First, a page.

ST LOUIS– While most people were either gone, heading to the airport or getting ready to depart from the 2011 AEJMC Convention, those who hung around until the very end of the convention got some solid ideas to take back to their classrooms.
It was the other book-end to the opening keynote where Rishad Tobaccowala provided insights on technology and communication.
Scheduled for Saturday at 1:30 p.m.,the very last session of the four-day AEJMC Annual Conference was just what I needed.
The Media Management and Economics Division collaborated with the Newspaper Division to sponsor the discussion on “Managing Innovation: Online News Professionals Talk About What’s Ahead.”
A MATTER OF LISTS
Each of the panelists had just 5-7 minutes to share their advice for what they’re looking for or what they want students to know for the future of working on the online platform.
Bob Rose, deputy managing editor at the St. Louis Post-Dispatch had SEVEN (7) THINGS to help students land that first job:
Then, from the TV side, Jim Flink, who previously spent 15 years with Hearst Broadcasting, most recently at the top-rated ABC affiliate KMBC-TV, shared his thoughts about the future, based in part on his latest project– Newsy.com
- What’s next is ALREADY HERE!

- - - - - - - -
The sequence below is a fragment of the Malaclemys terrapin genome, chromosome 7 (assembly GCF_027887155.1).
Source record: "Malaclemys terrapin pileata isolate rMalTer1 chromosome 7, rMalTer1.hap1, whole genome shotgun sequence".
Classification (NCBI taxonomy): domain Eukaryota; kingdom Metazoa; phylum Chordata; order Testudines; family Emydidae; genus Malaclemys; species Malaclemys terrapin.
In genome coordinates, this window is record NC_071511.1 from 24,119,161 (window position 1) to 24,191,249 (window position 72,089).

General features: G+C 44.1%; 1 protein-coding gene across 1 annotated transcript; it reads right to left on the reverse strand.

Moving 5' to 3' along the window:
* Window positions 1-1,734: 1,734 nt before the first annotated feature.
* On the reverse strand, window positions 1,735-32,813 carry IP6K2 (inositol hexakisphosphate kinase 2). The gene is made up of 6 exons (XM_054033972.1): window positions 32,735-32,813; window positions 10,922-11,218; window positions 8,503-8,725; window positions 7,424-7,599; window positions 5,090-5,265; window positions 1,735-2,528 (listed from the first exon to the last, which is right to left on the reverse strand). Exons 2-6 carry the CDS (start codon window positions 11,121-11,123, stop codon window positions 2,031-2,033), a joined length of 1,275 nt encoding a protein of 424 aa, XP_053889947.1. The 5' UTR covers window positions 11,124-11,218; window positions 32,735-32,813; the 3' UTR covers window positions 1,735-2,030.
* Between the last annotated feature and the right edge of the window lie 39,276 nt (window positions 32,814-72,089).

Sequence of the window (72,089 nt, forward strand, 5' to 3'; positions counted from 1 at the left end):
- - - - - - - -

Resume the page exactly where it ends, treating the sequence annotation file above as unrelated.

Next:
- Morph to Mobile
- Gatekeeping/Agenda-setting Role for Media is dead
- News Is Customized and Personalized
- You have to excel on Multiple Platforms
- Vertical Integration is Key
- The Tablet is very personal (on-camera presentation different from TV)
- We’re in the age of Penny Press in a Pack or Pocket
- You are You, Inc.
- Clear, Elegant Writing is Still Important
- Students Need to Know How to Report
- Journalists Must be able to tell a story
- Journalists Should Know Which Medium Best Tells A Particular Story
- A Journalist Should Know SOMETHING– have expertise in an area
As former editor of the Bakersfield Californian, Mike Jenner finds himself telling students about the six things that as an editor he looked for in new hires. He shared his list of six with those at Saturday’s panel:
- ABILITY TO COLLABORATE/TEACH OTHERS
- AWARENESS OF THE AUDIENCE
- BUSINESS LITERACY
- QUALITY STORYTELLING SKILLS
Perhaps the youngest of the panelists being just about a year out of her experience at the Missouri School of Journalism, Kelsey Proud urged the faculty types in the audience to encourage their students to fail.
“It’s hard to let students fail,” Proud said.
She had a message for faculty to give to students:
“No matter what type of organization you work for, don’t be scared.”
I walked out of there with some strategies to put in place for my students at University of Alabama who will be arriving for a new semester in less than two weeks.